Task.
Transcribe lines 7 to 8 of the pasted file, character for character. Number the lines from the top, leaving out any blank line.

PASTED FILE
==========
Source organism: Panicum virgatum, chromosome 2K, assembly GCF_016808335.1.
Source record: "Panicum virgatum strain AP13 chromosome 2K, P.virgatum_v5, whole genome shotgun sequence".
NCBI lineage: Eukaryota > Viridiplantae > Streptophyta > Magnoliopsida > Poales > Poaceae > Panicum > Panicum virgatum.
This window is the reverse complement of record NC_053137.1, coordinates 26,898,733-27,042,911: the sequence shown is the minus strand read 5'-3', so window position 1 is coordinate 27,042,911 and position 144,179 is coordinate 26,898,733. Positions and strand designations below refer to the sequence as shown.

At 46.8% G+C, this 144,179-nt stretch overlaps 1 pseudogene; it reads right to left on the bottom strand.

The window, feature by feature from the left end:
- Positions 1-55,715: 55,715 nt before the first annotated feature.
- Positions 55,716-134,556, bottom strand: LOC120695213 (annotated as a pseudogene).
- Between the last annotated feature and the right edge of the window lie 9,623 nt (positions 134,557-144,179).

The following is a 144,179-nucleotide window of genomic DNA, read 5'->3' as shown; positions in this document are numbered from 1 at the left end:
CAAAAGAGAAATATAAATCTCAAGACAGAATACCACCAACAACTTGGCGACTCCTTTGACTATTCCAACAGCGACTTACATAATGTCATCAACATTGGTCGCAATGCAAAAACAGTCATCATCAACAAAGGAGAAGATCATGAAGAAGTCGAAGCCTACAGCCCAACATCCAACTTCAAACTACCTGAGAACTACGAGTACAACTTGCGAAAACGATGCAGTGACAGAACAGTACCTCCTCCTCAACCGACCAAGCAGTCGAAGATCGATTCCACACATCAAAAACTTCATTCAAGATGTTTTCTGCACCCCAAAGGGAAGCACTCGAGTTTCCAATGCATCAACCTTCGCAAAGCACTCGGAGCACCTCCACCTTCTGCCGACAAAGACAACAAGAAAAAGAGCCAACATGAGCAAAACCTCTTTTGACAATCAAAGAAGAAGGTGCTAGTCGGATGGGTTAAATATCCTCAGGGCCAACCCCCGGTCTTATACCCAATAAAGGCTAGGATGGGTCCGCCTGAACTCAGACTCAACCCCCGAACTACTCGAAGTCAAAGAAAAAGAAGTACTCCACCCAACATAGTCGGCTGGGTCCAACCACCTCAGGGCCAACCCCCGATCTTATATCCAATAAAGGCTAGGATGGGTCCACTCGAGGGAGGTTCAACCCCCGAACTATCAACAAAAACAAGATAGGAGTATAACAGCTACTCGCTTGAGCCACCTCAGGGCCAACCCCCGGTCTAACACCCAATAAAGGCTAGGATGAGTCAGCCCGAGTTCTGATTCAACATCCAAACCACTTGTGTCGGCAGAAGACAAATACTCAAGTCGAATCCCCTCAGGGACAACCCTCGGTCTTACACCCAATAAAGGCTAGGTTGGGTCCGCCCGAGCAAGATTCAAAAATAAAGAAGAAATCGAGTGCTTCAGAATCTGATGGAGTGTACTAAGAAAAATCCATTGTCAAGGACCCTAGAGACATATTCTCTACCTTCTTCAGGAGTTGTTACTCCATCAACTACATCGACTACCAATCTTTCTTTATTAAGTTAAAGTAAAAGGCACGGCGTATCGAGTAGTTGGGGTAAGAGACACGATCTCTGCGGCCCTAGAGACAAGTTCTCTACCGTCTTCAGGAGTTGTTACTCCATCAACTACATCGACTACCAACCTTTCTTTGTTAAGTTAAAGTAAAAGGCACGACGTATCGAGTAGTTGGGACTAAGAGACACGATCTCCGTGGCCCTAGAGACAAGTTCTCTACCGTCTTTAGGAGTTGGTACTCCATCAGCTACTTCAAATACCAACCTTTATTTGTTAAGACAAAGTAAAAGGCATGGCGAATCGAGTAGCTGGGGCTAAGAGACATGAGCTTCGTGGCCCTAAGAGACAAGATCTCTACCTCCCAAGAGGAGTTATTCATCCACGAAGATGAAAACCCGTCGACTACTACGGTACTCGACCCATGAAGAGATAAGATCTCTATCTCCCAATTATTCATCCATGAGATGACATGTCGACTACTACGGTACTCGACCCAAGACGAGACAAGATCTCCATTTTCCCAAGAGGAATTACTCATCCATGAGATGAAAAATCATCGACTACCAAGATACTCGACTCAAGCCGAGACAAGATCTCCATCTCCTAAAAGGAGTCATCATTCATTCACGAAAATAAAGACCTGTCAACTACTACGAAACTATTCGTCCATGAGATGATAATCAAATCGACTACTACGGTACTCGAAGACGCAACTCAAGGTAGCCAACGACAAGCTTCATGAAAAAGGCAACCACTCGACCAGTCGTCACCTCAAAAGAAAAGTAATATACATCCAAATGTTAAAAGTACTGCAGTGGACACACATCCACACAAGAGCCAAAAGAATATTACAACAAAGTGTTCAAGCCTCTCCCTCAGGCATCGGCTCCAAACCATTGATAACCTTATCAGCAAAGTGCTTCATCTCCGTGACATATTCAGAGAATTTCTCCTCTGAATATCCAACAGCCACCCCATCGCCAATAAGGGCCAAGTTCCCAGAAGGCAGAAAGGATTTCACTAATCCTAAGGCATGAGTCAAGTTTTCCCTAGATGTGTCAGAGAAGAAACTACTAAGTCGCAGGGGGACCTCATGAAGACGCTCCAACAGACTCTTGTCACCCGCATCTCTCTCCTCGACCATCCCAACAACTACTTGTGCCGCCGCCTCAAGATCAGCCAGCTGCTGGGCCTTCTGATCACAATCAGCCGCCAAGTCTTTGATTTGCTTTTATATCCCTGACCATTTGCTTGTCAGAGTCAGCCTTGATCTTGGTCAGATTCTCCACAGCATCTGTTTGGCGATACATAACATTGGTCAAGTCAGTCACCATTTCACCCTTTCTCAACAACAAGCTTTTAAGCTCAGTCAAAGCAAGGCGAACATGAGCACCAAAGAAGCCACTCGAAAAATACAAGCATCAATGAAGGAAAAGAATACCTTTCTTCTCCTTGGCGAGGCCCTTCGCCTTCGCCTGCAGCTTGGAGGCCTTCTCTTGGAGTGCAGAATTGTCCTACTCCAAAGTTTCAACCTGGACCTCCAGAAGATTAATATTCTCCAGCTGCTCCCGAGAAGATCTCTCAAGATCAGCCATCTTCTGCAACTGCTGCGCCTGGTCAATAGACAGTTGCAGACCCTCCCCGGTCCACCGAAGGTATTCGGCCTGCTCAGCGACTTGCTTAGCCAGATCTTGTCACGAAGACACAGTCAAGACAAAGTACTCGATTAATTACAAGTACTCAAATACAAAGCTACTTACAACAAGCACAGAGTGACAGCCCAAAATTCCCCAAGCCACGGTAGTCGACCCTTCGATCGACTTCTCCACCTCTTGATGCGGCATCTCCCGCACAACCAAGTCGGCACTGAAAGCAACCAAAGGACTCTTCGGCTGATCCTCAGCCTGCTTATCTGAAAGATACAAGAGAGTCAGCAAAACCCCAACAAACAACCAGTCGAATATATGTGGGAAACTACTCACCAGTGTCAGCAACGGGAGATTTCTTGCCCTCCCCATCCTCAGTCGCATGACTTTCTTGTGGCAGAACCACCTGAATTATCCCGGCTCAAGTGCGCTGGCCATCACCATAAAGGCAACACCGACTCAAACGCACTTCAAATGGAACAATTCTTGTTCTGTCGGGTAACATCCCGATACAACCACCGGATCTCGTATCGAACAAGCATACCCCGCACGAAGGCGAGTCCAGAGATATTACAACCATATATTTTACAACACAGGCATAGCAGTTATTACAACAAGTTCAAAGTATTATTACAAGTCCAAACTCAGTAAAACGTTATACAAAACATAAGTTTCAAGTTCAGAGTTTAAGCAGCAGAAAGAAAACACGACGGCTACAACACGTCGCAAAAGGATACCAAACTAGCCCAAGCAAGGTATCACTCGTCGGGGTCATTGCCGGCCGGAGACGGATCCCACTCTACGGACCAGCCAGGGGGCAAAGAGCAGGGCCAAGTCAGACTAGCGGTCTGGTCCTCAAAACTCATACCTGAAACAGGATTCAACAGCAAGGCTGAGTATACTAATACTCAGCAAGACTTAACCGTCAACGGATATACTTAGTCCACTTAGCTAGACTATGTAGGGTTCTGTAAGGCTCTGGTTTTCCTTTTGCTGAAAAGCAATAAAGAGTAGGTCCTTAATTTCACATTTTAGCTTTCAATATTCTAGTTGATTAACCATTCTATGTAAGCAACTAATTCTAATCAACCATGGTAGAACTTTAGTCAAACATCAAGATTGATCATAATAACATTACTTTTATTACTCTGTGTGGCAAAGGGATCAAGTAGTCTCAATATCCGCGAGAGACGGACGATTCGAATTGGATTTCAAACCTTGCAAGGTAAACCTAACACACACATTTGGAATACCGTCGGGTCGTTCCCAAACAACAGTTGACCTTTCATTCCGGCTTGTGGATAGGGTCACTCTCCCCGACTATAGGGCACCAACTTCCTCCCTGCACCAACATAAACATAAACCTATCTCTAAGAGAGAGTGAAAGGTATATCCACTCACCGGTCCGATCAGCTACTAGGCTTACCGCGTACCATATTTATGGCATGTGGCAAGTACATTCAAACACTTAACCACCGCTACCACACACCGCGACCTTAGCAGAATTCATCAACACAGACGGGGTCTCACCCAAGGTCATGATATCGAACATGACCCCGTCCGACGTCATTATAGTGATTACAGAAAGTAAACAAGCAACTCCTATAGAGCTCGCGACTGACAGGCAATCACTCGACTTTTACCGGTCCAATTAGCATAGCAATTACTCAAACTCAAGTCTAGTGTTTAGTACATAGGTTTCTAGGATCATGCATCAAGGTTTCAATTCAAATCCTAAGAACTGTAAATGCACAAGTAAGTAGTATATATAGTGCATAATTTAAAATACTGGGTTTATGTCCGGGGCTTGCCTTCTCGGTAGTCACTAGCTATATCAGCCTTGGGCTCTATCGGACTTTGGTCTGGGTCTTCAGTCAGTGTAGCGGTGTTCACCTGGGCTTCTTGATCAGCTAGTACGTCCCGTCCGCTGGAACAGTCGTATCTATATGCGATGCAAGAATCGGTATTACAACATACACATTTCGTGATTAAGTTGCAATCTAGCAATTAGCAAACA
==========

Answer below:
- Positions 1-55,715: 55,715 nt before the first annotated feature.
- Positions 55,716-134,556, bottom strand: LOC120695213 (annotated as a pseudogene).